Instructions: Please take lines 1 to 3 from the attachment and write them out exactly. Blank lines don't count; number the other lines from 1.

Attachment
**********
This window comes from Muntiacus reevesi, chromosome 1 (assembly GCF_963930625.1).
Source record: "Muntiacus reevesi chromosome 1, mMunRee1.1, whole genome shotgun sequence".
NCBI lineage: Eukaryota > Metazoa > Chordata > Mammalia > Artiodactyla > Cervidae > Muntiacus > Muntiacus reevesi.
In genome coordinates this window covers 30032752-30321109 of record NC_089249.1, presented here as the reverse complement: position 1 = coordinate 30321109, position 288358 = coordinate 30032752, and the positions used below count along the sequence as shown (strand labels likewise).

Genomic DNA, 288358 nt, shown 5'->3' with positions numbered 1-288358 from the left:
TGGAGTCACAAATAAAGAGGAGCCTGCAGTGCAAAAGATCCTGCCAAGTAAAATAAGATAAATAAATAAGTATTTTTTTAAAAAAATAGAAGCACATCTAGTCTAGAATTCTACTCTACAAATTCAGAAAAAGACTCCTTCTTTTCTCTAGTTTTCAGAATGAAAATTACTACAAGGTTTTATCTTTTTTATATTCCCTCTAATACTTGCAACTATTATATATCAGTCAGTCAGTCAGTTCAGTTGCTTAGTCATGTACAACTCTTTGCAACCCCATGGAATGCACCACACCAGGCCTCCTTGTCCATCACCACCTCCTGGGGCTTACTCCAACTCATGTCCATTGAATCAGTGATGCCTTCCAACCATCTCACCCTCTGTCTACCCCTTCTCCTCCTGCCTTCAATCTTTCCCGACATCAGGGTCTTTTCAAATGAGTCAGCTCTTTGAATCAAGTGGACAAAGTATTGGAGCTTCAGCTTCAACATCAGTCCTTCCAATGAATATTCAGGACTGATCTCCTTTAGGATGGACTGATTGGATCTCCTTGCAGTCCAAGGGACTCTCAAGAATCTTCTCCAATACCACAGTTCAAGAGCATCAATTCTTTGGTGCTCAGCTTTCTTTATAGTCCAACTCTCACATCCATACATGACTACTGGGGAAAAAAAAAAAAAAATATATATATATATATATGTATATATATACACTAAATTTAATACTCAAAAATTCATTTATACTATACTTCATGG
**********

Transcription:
This window comes from Muntiacus reevesi, chromosome 1 (assembly GCF_963930625.1).
Source record: "Muntiacus reevesi chromosome 1, mMunRee1.1, whole genome shotgun sequence".
NCBI lineage: Eukaryota > Metazoa > Chordata > Mammalia > Artiodactyla > Cervidae > Muntiacus > Muntiacus reevesi.